Matt Marinkovich’s weekly At Sea Diary entry is a popular feature of the National Fisherman Web site, and now you can post your own reflections on Matt’s experiences fishing in the Pacific Northwest and North Pacific.
April 8-12, 2006 — The run out to the grounds was flat calm when we traveled out of Resurrection Bay and beyond on the late morning/early afternoon of Saturday, April 8. But by the time dinner was served, the weather had fermented into a rancid buck, which really threw my galley into a loop.
We arrived on the blackcod grounds around 2 a.m. on Sunday, April 9, and promptly set out three 25-skate strings. We were behind schedule for getting a full day of fishing in on the first day because the gear needed time to soak, so we hauled only two strings the first day.
The second day we baited three full strings, but the weather had turned to easterly 35 knots, so Roald opted to stop baiting any more gear, and keep the third string aboard, even though it was baited. Fishing was pretty good, with strings of 2,000 to 4,500 pounds of round-weight blackcod, and absolutely zero whale harassment. We wrapped up the third day by starting at 4 a.m. and spooled up the final two strings before we headed for Seward around noon on Tuesday, April 11.
We were waiting at the Resurrection Bay Seafoods dock in Seward on Wednesday, April 12, for our 8 a.m. offload appointment. The offload and the landing went quickly, as they usually do with RBS, and I ran and got groceries while we were being offloaded. By 3:30 we had taken ice and were potentially ready to head out again. The weather forecast called for winds from 30 to 50 knots, so we opted to bait only one string of blackcod gear that day and wait to see what the forecast said in the morning.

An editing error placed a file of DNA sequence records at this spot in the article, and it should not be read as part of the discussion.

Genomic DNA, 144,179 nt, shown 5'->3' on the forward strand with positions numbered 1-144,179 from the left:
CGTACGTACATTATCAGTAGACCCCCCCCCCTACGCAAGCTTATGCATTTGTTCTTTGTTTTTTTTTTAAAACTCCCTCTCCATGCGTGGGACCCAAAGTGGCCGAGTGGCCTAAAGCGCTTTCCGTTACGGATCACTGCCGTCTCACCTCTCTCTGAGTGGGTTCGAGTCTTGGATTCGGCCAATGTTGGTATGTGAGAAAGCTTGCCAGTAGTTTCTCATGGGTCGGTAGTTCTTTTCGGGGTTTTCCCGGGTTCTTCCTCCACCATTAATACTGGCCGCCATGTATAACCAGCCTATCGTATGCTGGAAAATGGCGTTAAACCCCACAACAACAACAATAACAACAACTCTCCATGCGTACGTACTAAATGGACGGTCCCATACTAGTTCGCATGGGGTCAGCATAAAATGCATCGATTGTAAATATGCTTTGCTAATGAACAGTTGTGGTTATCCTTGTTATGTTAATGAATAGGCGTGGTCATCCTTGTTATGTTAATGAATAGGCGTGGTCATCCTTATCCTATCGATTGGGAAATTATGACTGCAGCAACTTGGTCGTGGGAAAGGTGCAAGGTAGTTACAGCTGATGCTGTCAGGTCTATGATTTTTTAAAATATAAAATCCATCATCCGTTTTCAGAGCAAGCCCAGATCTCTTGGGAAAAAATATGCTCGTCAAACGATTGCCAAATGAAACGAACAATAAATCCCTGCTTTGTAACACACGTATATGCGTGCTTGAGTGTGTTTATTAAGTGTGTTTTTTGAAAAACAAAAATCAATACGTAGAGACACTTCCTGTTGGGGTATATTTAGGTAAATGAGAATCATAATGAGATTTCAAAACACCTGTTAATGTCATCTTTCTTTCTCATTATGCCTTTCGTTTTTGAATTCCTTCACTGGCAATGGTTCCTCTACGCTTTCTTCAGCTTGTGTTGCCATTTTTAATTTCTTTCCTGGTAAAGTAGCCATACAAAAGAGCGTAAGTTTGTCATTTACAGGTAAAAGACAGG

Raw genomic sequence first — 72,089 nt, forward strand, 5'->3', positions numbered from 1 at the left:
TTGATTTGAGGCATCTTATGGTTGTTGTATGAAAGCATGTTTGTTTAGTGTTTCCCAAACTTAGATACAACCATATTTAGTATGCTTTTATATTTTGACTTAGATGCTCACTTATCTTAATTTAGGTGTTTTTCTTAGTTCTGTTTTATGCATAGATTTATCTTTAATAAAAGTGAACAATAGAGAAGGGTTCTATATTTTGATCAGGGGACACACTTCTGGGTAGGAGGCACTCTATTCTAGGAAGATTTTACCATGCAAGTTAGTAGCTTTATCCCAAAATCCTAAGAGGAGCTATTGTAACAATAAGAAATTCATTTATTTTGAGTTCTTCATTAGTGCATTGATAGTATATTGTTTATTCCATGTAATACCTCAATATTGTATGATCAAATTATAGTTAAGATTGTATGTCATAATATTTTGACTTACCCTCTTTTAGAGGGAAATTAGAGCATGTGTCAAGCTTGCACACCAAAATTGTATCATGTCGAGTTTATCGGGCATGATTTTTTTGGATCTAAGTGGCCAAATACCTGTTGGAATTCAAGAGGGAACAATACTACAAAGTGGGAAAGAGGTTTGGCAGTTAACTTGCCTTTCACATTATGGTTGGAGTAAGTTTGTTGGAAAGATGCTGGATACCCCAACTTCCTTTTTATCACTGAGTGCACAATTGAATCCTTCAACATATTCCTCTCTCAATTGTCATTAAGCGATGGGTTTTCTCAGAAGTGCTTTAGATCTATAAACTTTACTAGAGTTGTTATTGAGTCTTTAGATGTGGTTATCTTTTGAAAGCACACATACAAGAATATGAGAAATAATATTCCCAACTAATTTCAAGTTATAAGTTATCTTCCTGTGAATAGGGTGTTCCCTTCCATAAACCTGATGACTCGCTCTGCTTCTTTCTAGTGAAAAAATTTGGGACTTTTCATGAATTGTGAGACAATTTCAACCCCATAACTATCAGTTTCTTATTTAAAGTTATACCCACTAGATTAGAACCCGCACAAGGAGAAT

I committed a betting error regarding how many fish we had on this delivery. I figured we had 24,200 pounds of blackcod according to my estimates from adding up my best guess at how many fish were in each string. George figured we had more than 28,000 pounds, and the numbers George tells Roald is what goes into the log book, so that's what Roald figured.
I was so confident about my estimates, which were backed by Brett's estimate of 21,800 pounds, which he derived from looking at how many fish were in the bins in the hatch when he iced them, that I offered Roald a $50 bet that my guess is closer than his. Roald personalized his guess to slightly less than George's, and bet me with 26,000 pounds for his lucky number.
While we were delivering, I coaxed George into the bet, but he didn't want to go in for $50, so I suggested we each go in for $20 and whoever is closest would win $20 from everybody. Brett was in with his number, and Mike picked a number somewhere in the middle, and Roald and I had our numbers, so it was a full-crew deal.
It turns out we had more than 30,000 pounds of halibut, which threw my and Brett's estimation techniques out the window. It was acrid stomaching the fact that we had to pay George $20, but the worst part for me was that I had already made the bet with Roald, and since he was bumped by Georges higher guess, AND because we already had a sealed agreement that he never agreed to change, I had to pay Roald as well, so I was into this bet for $70! I should have kept my mouth shut.
TO BE CONTINUED...
National Fisherman Live: 11/06/14
In this episode:
NOAA report touts 2013 landings, value increases
Panama fines GM salmon company Aquabounty
Gulf council passes Reef Fish Amendment 40
Maine elver quota cut by 2,000 pounds
Offshore mussel farm would be East Coast’s first